Speake frankely as the winde,Speak frankly as the wind;TC I.iii.253.2
It is not Agamemnons sleeping houre;It is not Agamemnon's sleeping hour.TC I.iii.254
That thou shalt know Troyan he is awake,That thou shalt know, Trojan, he is awake,TC I.iii.255
He tels thee so himselfe.He tells thee so himself.TC I.iii.256.1
This shall be told our Louers Lord Aneas,This shall be told our lovers, Lord Aeneas.TC I.iii.284
If none of them haue soule in such a kinde,If none of them have soul in such a kind,TC I.iii.285
We left them all at home: But we are Souldiers,We left them all at home, but we are soldiers,TC I.iii.286
And may that Souldier a meere recreant proue,And may that soldier a mere recreant proveTC I.iii.287
That meanes not, hath not, or is not in loue:That means not, hath not, or is not in love.TC I.iii.288
If then one is, or hath, or meanes to be,If then one is, or hath, or means to be,TC I.iii.289
That one meets Hector; if none else, Ile be he.That one meets Hector; if none else, I'll be he.TC I.iii.290
Faire Lord Aneas, / Let me touch your hand:Fair Lord Aeneas, let me touch your hand;TC I.iii.304
To our Pauillion shal I leade you first:To our pavilion shall I lead you first.TC I.iii.305
Achilles shall haue word of this intent,Achilles shall have word of this intent;TC I.iii.306
So shall each Lord of Greece from Tent to Tent:So shall each lord of Greece, from tent to tent.TC I.iii.307
Your selfe shall Feast with vs before you goe,Yourself shall feast with us before you go,TC I.iii.308
And finde the welcome of a Noble Foe. And find the welcome of a noble foe.TC I.iii.309
Where is Achilles?Where is Achilles?TC II.iii.75
Let it be knowne to him that we are here:Let it be known to him that we are here.TC II.iii.77
He sent our Messengers, and we lay byHe shent our messengers, and we lay byTC II.iii.78
Our appertainments, visiting of him:Our appertainments, visiting of him.TC II.iii.79
Let him be told of, so perchance he thinkeLet him be told so, lest perchance he thinkTC II.iii.80
We dare not moue the question of our place,We dare not move the question of our place,TC II.iii.81
Or know not what we are.Or know not what we are.TC II.iii.82
Heare you Patroclus:Hear you, Patroclus:TC II.iii.111.2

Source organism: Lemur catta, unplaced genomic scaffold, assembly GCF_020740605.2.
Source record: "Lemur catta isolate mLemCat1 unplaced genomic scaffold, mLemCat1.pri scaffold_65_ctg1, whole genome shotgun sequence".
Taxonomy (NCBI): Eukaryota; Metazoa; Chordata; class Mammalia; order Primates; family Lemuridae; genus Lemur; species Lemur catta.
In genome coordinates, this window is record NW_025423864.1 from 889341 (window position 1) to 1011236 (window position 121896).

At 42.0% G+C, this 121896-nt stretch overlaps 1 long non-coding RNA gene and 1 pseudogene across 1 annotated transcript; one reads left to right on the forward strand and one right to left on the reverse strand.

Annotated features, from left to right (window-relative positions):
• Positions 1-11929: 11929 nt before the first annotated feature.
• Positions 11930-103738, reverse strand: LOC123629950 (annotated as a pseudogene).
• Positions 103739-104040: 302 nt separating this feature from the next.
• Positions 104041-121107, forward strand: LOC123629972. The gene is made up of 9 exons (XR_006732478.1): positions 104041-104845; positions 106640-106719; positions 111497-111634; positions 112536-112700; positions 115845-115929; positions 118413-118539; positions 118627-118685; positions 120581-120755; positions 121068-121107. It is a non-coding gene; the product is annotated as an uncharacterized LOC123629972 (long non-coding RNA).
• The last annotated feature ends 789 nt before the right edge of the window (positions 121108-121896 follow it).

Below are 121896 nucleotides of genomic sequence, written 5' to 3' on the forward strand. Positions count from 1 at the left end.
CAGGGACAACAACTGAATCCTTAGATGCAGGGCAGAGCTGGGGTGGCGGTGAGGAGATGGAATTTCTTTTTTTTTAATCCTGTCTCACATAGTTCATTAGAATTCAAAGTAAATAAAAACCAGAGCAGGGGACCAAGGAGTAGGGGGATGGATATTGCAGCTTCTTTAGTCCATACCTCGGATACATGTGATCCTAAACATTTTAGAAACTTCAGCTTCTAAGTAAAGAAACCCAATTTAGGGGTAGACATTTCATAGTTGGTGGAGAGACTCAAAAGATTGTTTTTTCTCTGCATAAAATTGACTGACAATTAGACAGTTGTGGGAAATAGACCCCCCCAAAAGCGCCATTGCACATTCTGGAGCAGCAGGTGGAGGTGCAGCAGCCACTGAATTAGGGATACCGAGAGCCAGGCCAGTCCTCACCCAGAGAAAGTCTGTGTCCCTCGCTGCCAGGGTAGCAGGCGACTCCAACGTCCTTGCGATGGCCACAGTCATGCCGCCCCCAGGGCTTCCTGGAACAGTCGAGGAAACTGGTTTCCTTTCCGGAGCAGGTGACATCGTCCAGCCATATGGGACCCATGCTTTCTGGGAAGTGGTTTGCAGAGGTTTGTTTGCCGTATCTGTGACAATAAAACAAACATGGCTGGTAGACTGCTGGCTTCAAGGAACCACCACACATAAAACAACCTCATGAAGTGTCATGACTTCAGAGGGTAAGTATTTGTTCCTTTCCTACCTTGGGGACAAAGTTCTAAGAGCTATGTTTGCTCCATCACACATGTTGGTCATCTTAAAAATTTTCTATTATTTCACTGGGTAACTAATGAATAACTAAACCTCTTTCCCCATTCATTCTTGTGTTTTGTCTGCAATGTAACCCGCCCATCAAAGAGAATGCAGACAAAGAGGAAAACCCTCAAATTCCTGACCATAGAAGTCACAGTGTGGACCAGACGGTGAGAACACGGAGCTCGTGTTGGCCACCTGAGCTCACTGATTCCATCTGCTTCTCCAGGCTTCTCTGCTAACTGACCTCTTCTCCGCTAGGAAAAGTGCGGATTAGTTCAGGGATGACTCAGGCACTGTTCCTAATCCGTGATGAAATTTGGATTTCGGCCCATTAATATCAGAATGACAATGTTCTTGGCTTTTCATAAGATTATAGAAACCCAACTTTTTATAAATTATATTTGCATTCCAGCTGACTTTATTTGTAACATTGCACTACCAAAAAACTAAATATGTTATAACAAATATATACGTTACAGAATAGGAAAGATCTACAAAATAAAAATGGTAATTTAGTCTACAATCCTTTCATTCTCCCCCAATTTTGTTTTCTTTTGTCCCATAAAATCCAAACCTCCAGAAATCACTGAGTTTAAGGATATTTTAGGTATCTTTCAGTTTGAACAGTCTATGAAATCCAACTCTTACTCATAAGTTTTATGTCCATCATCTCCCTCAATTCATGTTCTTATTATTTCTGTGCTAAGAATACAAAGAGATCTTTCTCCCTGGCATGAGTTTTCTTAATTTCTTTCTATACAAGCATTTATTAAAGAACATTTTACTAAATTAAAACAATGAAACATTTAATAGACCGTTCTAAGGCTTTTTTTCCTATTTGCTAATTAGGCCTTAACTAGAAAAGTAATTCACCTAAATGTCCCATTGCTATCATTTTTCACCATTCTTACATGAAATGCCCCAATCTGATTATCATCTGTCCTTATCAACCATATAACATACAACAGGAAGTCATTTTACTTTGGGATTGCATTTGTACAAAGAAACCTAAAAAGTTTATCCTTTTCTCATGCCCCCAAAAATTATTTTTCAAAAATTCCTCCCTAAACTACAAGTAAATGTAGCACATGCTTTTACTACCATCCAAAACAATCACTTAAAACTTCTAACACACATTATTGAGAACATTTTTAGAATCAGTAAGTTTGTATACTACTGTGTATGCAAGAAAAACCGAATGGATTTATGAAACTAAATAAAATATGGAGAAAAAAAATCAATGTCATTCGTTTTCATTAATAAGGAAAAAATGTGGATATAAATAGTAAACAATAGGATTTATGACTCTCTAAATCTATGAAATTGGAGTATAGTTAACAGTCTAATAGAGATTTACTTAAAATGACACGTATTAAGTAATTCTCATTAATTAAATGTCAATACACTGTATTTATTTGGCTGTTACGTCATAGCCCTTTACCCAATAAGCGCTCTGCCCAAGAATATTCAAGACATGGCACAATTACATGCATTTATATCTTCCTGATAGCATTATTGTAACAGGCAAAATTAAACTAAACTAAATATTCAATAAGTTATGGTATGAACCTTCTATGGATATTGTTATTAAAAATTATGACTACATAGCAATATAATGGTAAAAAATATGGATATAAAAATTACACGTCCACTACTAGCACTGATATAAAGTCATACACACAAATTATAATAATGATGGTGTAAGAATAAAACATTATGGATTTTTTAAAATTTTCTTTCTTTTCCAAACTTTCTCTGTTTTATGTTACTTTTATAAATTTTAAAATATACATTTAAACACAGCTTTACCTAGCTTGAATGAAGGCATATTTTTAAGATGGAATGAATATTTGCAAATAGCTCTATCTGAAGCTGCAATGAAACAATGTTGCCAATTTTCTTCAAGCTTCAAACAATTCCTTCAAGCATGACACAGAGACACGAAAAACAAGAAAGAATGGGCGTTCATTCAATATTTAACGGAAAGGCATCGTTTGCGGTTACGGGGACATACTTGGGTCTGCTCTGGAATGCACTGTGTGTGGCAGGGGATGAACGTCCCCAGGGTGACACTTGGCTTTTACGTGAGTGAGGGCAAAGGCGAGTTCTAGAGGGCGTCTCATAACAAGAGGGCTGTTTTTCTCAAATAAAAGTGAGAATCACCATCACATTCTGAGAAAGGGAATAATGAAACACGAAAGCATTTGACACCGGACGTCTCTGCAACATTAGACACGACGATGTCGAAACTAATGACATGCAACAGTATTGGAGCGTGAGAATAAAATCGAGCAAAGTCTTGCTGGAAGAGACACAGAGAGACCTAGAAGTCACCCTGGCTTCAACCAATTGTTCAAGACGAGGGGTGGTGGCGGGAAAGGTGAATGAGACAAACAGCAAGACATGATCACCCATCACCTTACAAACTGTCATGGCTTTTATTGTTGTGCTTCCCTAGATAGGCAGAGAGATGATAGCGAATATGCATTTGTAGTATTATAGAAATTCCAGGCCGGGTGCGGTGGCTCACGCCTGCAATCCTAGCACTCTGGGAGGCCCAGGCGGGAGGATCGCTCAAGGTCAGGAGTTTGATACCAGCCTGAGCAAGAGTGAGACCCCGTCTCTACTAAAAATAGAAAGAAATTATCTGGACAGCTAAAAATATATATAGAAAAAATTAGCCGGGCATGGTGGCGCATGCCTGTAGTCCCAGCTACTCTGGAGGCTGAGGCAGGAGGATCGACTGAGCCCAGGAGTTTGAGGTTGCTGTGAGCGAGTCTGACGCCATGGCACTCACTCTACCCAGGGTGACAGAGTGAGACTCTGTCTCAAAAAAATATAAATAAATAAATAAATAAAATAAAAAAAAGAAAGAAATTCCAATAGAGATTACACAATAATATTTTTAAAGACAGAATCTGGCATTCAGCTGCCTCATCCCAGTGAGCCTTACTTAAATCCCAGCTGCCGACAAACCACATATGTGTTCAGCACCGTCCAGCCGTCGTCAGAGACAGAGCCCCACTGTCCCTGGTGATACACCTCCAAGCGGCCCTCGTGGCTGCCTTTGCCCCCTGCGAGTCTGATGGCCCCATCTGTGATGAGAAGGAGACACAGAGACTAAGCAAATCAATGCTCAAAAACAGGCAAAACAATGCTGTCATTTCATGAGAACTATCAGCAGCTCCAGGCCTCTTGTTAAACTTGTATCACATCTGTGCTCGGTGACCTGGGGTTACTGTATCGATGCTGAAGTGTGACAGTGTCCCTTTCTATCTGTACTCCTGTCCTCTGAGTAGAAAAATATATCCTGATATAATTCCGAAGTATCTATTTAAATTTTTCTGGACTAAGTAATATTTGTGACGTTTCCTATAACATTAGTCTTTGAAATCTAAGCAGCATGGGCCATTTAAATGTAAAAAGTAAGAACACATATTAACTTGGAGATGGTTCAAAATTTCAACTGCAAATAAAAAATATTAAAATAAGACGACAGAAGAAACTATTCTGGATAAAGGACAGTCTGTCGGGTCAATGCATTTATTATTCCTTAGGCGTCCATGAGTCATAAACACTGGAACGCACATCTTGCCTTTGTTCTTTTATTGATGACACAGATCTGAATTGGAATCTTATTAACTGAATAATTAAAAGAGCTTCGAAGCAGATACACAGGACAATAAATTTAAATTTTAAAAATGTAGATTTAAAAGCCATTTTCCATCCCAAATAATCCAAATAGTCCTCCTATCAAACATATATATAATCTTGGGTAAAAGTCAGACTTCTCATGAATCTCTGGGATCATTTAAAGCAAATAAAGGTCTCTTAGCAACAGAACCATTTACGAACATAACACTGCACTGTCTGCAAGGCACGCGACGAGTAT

We are too well acquainted with these answers:We are too well acquainted with these answers;TC II.iii.112
But his euasion winged thus swift with scorne,But his evasion, winged thus swift with scorn,TC II.iii.113
Cannot outflye our apprehensions.Cannot outfly our apprehensions.TC II.iii.114
Much attribute he hath, and much the reason,Much attribute he hath, and much the reasonTC II.iii.115
Why we ascribe it to him, yet all his vertues,Why we ascribe it to him; yet all his virtues,TC II.iii.116
Not vertuously of his owne part beheld,Not virtuously of his own part beheld,TC II.iii.117
Doe in our eyes, begin to loose their glosse;Do in our eyes begin to lose their gloss,TC II.iii.118
Yea, and like faire Fruit in an vnholdsome dish,Yea, like fair fruit in an unwholesome dish,TC II.iii.119
Are like to rot vntasted: goe and tell him,Are like to rot untasted. Go and tell himTC II.iii.120
We came to speake with him; and you shall not sinne,We came to speak with him, and you shall not sinTC II.iii.121
If you doe say, we thinke him ouer proud,If you do say we think him over-proudTC II.iii.122
And vnder honest; in selfe-assumption greaterAnd under-honest, in self-assumption greaterTC II.iii.123
Then in the note of iudgement: & worthier then himselfeThan in the note of judgement; and worthier than himselfTC II.iii.124
Here tends the sauage strangenesse he puts on,Here tend the savage strangeness he puts on,TC II.iii.125
Disguise the holy strength of their command:Disguise the holy strength of their command,TC II.iii.126
And vnder write in an obseruing kindeAnd underwrite in an observing kindTC II.iii.127
His humorous predominance, yea watchHis humorous predominance – yea, watchTC II.iii.128
His pettish lines, his ebs, his flowes, as ifHis pettish lunes, his ebbs, his flows, as ifTC II.iii.129
The passage and whole carriage of this actionThe passage and whole carriage of this actionTC II.iii.130
Rode on his tyde. Goe tell him this, and adde,Rode on his tide. Go tell him this; and addTC II.iii.131
That if he ouerhold his price so much,That if he overhold his price so much,TC II.iii.132
Weele none of him; but let him, like an EnginWe'll none of him; but let him, like an engineTC II.iii.133